Ketamine is an anaesthetic commonly used as an animal tranquilliser. In very small doses, it can induce a giggly mood where everything seems hilarious; but if you take a reasonable amount, you go into “a K-hole”. This is a blank, empty state, “turning you into jelly” or making you “feel like you’re wrapped in a blanket”. You can barely move, and certainly can’t communicate. Unlike the other widely available hallucinogens – LSD, or magic mushrooms – it does not create a feeling of transcendence. The word that crops up again and again when users describe the experience is “empty”.

Amphetamines can enhance your mood and enrich your experiences. A generation filled with amphetamines sees itself as a positive generation seeking to get the most out of life and not wanting to waste its time on dull activities such as sleeping. A generation filling itself with ketamine (and related analgesics such as tramadol), in contrast, admits that it has serious problems. It is a generation that does not want to be awake, a generation that wants to hide from the world and live in a darkened, empty room. Ketamine is not even a “happy” hallucinogen as some mushrooms and, if you’re lucky, LSD can be. Ketamine has even – as the psychiatrist Karl Jansen of the Maudsley Hospital, London, has shown in a study – been used to induce near-death experiences. Many users find the idea of simulating death appealing.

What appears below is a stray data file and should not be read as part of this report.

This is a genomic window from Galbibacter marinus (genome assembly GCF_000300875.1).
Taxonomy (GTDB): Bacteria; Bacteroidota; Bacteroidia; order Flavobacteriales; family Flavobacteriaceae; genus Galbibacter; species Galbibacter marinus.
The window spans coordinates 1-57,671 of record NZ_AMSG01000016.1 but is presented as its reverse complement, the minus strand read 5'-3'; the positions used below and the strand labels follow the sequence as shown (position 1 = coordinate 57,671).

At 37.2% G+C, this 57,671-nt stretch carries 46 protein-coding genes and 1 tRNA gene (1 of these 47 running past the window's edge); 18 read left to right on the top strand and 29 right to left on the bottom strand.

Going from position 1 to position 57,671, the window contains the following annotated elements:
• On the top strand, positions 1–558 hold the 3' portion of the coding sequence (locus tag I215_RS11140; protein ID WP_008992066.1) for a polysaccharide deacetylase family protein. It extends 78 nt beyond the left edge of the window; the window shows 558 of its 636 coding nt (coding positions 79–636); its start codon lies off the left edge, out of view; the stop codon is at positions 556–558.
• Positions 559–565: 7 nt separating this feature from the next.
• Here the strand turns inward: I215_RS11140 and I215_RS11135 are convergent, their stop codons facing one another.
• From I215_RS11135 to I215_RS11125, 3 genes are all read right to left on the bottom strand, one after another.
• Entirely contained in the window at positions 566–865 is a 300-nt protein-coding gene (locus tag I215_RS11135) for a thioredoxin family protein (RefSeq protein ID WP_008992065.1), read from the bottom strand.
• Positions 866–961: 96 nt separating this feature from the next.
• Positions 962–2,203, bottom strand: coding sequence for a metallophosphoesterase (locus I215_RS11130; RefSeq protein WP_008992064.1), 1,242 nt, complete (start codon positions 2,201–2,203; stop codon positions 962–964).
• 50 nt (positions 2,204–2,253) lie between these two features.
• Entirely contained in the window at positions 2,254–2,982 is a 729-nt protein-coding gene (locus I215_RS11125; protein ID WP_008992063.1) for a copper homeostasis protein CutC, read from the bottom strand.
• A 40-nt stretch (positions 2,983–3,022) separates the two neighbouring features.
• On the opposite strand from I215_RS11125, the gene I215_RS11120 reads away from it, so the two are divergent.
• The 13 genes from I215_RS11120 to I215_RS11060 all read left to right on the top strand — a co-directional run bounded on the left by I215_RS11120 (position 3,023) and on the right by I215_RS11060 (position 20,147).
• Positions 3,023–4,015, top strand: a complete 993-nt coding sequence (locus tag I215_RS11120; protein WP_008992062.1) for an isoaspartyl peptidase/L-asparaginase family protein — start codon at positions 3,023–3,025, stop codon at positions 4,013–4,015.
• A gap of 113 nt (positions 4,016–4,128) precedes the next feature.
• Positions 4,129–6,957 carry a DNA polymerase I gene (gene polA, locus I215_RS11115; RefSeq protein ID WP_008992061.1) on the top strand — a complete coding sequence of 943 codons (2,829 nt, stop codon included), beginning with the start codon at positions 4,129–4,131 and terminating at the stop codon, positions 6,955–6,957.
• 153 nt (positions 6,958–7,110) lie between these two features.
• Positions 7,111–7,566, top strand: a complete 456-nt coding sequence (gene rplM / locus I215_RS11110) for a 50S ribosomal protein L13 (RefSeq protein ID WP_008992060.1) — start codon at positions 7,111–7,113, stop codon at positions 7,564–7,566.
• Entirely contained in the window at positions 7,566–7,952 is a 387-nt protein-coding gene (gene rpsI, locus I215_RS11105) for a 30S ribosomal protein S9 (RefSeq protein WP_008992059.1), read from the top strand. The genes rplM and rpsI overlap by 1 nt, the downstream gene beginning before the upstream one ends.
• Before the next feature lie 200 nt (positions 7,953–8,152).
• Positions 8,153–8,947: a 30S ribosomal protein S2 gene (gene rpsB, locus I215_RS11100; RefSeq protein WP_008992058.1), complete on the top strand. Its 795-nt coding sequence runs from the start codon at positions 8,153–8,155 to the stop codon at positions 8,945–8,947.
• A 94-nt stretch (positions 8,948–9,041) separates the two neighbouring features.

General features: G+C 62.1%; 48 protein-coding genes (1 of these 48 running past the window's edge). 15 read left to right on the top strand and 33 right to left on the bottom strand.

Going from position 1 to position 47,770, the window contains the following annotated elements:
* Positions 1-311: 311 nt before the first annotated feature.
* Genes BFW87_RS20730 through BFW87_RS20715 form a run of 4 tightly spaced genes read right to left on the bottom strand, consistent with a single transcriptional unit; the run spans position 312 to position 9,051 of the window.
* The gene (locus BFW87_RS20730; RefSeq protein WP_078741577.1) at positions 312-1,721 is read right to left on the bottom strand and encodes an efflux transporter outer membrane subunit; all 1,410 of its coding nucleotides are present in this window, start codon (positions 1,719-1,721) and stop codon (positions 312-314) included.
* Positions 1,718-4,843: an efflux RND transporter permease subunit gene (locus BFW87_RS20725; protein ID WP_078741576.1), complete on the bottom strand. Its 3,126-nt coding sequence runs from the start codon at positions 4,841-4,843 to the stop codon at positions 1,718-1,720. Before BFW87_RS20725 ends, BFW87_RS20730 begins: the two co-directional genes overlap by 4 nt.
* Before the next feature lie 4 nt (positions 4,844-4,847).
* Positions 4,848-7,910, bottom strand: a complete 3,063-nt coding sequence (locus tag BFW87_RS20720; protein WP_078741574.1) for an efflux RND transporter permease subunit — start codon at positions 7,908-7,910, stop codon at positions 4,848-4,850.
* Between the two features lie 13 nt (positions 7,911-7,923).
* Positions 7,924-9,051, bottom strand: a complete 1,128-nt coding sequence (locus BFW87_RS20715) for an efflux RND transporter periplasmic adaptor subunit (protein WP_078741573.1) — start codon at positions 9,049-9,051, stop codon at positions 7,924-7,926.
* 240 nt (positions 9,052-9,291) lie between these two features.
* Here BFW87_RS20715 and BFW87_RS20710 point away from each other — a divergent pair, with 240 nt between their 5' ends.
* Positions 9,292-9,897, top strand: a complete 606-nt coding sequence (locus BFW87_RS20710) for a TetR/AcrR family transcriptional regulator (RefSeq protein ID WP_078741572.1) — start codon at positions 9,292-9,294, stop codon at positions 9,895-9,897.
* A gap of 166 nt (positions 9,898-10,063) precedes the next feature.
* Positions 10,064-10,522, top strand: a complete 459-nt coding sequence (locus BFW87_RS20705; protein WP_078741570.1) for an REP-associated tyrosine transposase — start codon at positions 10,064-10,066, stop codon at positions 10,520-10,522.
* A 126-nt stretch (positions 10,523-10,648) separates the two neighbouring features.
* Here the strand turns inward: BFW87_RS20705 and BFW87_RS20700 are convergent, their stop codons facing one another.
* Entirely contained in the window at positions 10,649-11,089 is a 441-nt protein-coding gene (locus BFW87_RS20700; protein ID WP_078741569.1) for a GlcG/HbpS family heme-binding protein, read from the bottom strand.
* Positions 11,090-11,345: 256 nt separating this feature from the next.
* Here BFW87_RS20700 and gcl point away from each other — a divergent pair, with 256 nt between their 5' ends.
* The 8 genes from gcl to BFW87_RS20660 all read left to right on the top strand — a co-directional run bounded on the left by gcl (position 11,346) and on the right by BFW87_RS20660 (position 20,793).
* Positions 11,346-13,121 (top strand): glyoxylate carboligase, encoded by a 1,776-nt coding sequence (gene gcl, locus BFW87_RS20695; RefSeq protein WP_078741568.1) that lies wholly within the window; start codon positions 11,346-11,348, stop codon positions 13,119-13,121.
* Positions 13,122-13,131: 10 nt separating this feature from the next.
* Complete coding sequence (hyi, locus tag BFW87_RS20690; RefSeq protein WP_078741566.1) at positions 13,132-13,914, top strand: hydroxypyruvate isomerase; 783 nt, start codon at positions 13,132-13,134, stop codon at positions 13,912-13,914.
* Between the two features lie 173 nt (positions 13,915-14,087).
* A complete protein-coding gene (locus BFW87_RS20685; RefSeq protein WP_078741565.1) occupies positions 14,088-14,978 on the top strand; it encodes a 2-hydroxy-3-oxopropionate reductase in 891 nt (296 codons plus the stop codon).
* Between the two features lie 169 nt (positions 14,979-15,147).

And if self-harming, the growth in the use of ketamine and the rise of Slipknot weren’t enough to convince you of the existence of a minority who genuinely see no purpose other than hatred and destruction, the increasing number of high-school shootings might do it. More than 100 kids were killed in such incidents last year in the US, and random violence among teens is becoming endemic there. A Washington Post poll found that 40 per cent of US pupils believe a fellow student is capable of murder.